Excess algae growth can deprive other aquatic plants of sunlight and of oxygen. When algae die, the oxygen used in decomposition also deprives aquatic animals of oxygen and can lead to the death of all fish in a lake.

Algal Bloom Some algae produce neurotoxin that enter the food web to shellfish, seabirds, marine mammals and humans. Eg. Red Tide

Check your Understanding 1. 2. 3. 4.

Why is the nitrogen cycle important? How is nitrogen stored? How is nitrogen cycled? Name several human activities that affect the nitrogen cycle?

Phosphorous Important for healthy root, stem and seed development. Essential element in bones and in the energy molecule, ATP. Mostly in long-term

stores as phosphate (PO4-) in rock and ocean floor sediment. How does Phosphorous Cycle? 1. Weathering (breaking down rock into smaller

fragments) is the main method of cycling phosphorous. 2. Uptake - Plant take up phosphorous from the soil by their roots. 3. Decomposition - bacteria release phosphorous back into the soil by breaking down dead organisms. 4. Geologic Uplift - a major geological event uncovers

buried rock Human Activity and Phosphorous Cycle Phosphate is used in fertilizers and detergents Slash and burn also releases excess Phosphorous

Excess Phosphorous Also leads to algal blooms and possible dead zones (low-oxygen) areas in oceans and lakes. Check your Understanding 1. 2.

3. 4. Why is the phosphorous cycle important? How is phosphorous stored? How is phosphorous cycled?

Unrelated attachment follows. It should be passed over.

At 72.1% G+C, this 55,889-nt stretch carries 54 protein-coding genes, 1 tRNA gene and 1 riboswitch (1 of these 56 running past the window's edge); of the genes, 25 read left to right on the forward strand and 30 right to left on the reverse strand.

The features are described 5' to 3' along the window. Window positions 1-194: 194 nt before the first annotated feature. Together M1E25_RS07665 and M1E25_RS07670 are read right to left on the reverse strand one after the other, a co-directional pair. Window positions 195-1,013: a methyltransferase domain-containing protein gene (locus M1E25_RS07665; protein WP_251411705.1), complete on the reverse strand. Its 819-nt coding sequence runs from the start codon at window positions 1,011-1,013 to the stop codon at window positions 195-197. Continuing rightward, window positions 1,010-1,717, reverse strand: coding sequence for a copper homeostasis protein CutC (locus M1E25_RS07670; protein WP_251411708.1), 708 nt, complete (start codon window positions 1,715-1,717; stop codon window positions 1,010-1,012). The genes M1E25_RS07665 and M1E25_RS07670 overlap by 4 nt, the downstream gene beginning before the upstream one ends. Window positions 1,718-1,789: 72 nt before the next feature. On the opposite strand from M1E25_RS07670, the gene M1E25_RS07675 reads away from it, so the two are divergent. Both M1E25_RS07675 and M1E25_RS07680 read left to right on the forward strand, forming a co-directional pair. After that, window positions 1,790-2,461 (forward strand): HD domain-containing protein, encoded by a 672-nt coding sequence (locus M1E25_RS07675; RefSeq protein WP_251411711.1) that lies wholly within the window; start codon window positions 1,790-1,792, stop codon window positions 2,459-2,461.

Name several human activities that affect the phosphorous cycle? How are human activities harming the environment? Do you think these practices are sustainable? How long can we keep doing this?

Are there alternatives? Assignment 1. Research a topic where human activity is disrupting the delicate balance of nature. Eg. overhunting/fishing, introduction of non-native species,

destruction of natural habitats, pollution, burning fossil fuels 2. Research what is being done to help curb or counteract the actions/effects or offer your own solution Eg. Bioremediation, banning pesticides, reforestation, fishing

caps, greener sources of energy. 1. Nitrogen Fixation Nitrogen Fixation is the process by which nitrogen gas (N2) is converted into nitrate (NO3-) and ammonium

(NH4+), which are usable by plants. Soil: Nitrogen fixation occurs mainly in the soil when nitrogen-fixing bacteria convert Nitrogen gas (N2) to forms usable by plants like ammonium (NH4+), Nitrite and

Nitrate. 1. Nitrogen Fixation Water: Cyanobacteria also fix nitrogen into ammonium Atmosphere: A very small

amount of atmospheric nitrogen is fixed by lightning. 2. Nitrification Ammonium is converted into nitrite (NO2-) and then nitrate (NO3-) by nitrifying bacteria.

3. Uptake Once nitrates are made available by the nitrifying bacteria, plants can take up this usable form of nitrogen into their roots and incorporated it into plant proteins

Consumers (herbivores and omnivores) incorporate nitrogen into their tissues by eating the plants. 4. Ammonification Some types of decomposer bacteria

and fungi uptake nitrogen trapped in the proteins and DNA of dead orangisms and convert it back to ammonium (NH4+).

5. Denitrification Denitrifying bacteria convert nitrate back into atmospheric nitrogen.